July 16 – How artificial sugars could be worse for diabetics than sugar!

With so many diets on the market it is hard to know which, if any, will work for you. Diet foods and drinks are said to be the answer to loosing weight quickly and effectively as they can provide you with nice tasting food without the calories. However, what many manufactures forget to tell you is that the majority of diet foods and beverages contain aspartame, one of the most harmful and deadly artificial sugars around. Aspartame is a chemical that is said to taste like sugar, without the calories, but studies have concluded that aspartame can actually make you fat rather than helping you to lose weight. Also, as studies suggest, it can have adverse side effects on your blood glucose and insulin levels, especially if you are a diabetic.

Aspartame is made up of three chemicals, phenylalanine (50%), aspartic acid (40%) and methanol (19%). Over long periods of storage, or when aspartame is heated, it begins to break down into metabolites, one of which is called diketopiperazine (DKP).  DKP is known to be toxic to our bodies and should not be consumed where possible as the true effects of it and the other metabolites are still unknown.

Although scientists have known for a while that aspartame can be detrimental to our health and weight loss goals these findings have not been shared with dieters. A study completed in 1986 concluded that when nearly 80,000 women consumed artificial sweeteners within their diet they were more likely to gain weight over time as opposed to those who didn’t. Another study completed in 2010 suggested that artificial sweeteners would not actually help you to lose weight but in fact it was suggested they would help you to gain weight, including visceral fat around your internal organs, thus increasing your risk of heart disease.

Scientists have suggested, from experiments carried out on mice, that exposure to aspartame over your life time, especially for diabetics, can lead to changes in blood glucose parameters and can have adverse impacts in spatial learning. The same study also found that a 50mg dose per kg of body weight of aspartame was found to decrease a diabetic’s insulin sensitivity and wreak havoc with their brain function. This can be extremely detrimental for diabetics as optimal insulin sensitivity is imperative to obtain optimal health.

To back up the above results a study completed in 2007 by the journal Diabetes Care concluded that different macronutrient compositions can have differing effects on plasma glucose and insulin levels when men completed bouts of exercise. The men were compared in five different areas;

  1. high–glycemic index sucrose meal (455 kcal)
  2. low–glycemic index fructose meal (455 kcal)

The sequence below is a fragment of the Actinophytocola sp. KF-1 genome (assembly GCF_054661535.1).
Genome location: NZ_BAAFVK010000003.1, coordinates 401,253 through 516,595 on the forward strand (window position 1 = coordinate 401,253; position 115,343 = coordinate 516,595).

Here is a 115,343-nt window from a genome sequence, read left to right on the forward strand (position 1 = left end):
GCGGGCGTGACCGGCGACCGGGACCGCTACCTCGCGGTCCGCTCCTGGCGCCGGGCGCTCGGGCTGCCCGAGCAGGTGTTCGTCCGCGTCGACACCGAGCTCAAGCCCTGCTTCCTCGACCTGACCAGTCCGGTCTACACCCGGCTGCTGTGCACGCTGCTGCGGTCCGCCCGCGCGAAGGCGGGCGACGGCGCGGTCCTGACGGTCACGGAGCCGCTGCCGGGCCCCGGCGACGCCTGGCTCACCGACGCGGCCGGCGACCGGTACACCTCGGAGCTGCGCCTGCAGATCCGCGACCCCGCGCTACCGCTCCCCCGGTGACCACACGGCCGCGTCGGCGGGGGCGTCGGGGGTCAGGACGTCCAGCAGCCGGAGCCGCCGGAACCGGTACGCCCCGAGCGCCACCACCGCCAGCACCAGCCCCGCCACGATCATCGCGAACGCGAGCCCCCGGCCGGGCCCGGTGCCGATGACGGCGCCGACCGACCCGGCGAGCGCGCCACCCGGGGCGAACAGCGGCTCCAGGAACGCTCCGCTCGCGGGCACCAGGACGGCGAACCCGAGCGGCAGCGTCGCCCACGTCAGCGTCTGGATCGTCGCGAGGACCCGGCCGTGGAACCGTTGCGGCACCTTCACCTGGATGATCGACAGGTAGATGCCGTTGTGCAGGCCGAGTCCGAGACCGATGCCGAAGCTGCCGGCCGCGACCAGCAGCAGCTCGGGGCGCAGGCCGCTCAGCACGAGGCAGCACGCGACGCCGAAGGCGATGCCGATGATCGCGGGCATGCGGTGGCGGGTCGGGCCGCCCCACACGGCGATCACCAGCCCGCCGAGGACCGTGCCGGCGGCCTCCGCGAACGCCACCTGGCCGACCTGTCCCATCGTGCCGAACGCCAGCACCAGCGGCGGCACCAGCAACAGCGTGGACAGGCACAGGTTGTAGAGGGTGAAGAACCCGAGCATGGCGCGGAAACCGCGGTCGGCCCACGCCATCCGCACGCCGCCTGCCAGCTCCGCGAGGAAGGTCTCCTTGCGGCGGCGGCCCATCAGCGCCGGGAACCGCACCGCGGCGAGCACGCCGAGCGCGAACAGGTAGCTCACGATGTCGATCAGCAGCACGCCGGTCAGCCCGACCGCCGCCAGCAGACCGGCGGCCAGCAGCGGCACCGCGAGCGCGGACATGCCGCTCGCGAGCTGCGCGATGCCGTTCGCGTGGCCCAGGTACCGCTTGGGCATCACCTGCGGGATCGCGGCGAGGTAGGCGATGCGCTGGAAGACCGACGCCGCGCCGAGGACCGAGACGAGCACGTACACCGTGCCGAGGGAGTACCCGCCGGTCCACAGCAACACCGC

3. aspartame meal (358 kcal)
  4. high-fat/low-carbohydrate meal (455 kcal)
  5. fasting

The scientists hypothesized that when consuming a meal containing fructose or aspartame there would be a lower impact on insulin release and glucose response as opposed to when a sucrose-sweetened meal was consumed. Once the study had been completed the scientists realized that their hypothesis was flawed and they found the completely opposite results.

Bringing research up to date the European Commission (EC) has asked the European Food Safety Authority (EFSA) to re-evaluate aspartame and its ‘true’ effects as there is currently not enough research around aspartame to inform us accurately.

As the side effects of aspartame and other artificial sweeteners become more prevalent manufacturers are working hard to try to find alternatives in order to maintain sales of their products. Manufacturers are trying to find natural alternatives in order to try to protect their consumers from gaining weight and occurring harmful effects on their bodies. Some of the naturally occurring sweetener alternatives they have found are stevia, monk fruit and miracle fruit.

Aspartame has not only been linked to diabetes but many other health problems as well, such as brain tumors, epilepsy, lymphoma, Parkinson’s disease and chronic fatigue syndrome.  A recent study has also concluded that there can be links between consuming aspartame and conditions such as fibromyalgia and irritable bowel syndrome (IBS), stating that IBS worsened when meals containing artificial sweeteners were consumed.

If you believe that artificial sweeteners may be causing adverse side effects to your body then the best way to find out if this is true is to carry out the elimination challenge. This means that you will need to check all food labels to make sure you are not consuming any foods containing artificial sweeteners. After you have followed an artificial sweetener – free diet for over 2 weeks then slowly reintroduce artificial sweeteners one at a time, for one to three days at a time to see which causes the most adverse effects on your body. If you are able to tolerate the first sweetener then add in another and so on.  Side effects of artificial sweeteners may not be seen straight away so do not rush to add another in too soon.

In conclusion the best way to lower your sugar consumption and eat the right way for your body and its nutritional type to help you optimise your health, genetics and biochemistry is to make sure you are consuming limited sugars of all kinds and increase your consumption of high quality fats giving your body the proper fuel it needs to function and ultimately limiting your sugar cravings. If you feel you still cannot combat your sugar cravings then try to use a natural ‘healthy’ option sweetener such as stevia or Lo Han.

 

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